When BigOHealth’s co-founders spoke with doctors and patients, they found an immediate imbalance. Patients were open about trying their website, but doctors were reluctant to peel away from how they managed their workflow, even if the startup pointed to processes that could be streamlined. In 2018 and 2019, BigOHealth only convinced 40 doctors to come on board.
Quick, successive validation
In 2019, BigOHealth was accepted into Nexus Startup Hub, an incubation program run by Alliance for Commercialization and Innovation Research (ACIR), and funded by the U.S. Embassy in New Delhi. “Until then, we thought we were just students who were dabbling in this in our free time. But after getting into the Nexus cohort, we felt that our idea had been validated and that we were actually on to something,” Shreyas said.
After completing the ten-week program, BigOHealth received an undisclosed round of seed funding from the incubation center of IIT Patna, an engineering college.
By March 2020, when the novel coronavirus began to spread in India, BigOHealth had only been up and running for a couple months. Shreyas and Rajput faced a moral dilemma—continue charging patients for virtual consultations with doctors, or provide free services that were normally out of reach to those who needed them the most.
The pair chose the latter option. To deal with an increasing number of cases and generate awareness around COVID-19, BigOHealth set up a toll-free number for patients to call and speak to a doctor. At the same time, it started hosting webinars where doctors could educate people about the coronavirus, what it does, and how to avoid infection.
Also read: Health tech startups lend a helping hand to India’s strained healthcare system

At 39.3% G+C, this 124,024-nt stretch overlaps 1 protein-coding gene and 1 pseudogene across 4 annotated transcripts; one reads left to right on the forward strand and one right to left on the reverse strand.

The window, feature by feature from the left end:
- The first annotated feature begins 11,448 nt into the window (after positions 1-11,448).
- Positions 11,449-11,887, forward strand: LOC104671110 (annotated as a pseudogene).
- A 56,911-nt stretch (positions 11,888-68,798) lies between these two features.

Like many people in India, the founders of BigOHealth thought the worst was over as months went by, but the current wave has stretched hospitals beyond their capacity. There is a severe lack of beds, and people who have mild COVID-19 symptoms prefer to check in with doctors over the phone. BigOHealth’s helpline receives over 200 calls a day from patients like Upadhayay who wish to speak with doctors during their home quarantine.
Apart from this, Shreyas said, the company is receiving more appointment requests from patients with other diseases who are unable to visit their physicians. BigOHealth charges these patients for online consultations.
So far, BigOHealth has serviced 2,500 paying customers. It has facilitated 8,000 free consultations related to COVID-19. Right now, the startup is concentrating on managing the surge in demand from smaller cities in Bihar and Uttar Pradesh, Shreyas said. The company plans to go online in 40 semi-urban and rural cities in the next three years.
“We have set this target consciously, as it’s not easy to crack into the public healthcare system and convince them [doctors and hospital management] to use digital tools for consultation. But we are hopeful, as this healthcare tragedy has already sped up the digitization process,” Shreyas said.
“Tales from India’s Towns” is a series where KrASIA shines a light on technologies that are changing lives in smaller Indian cities, where 500 million internet users will come online in the next few years.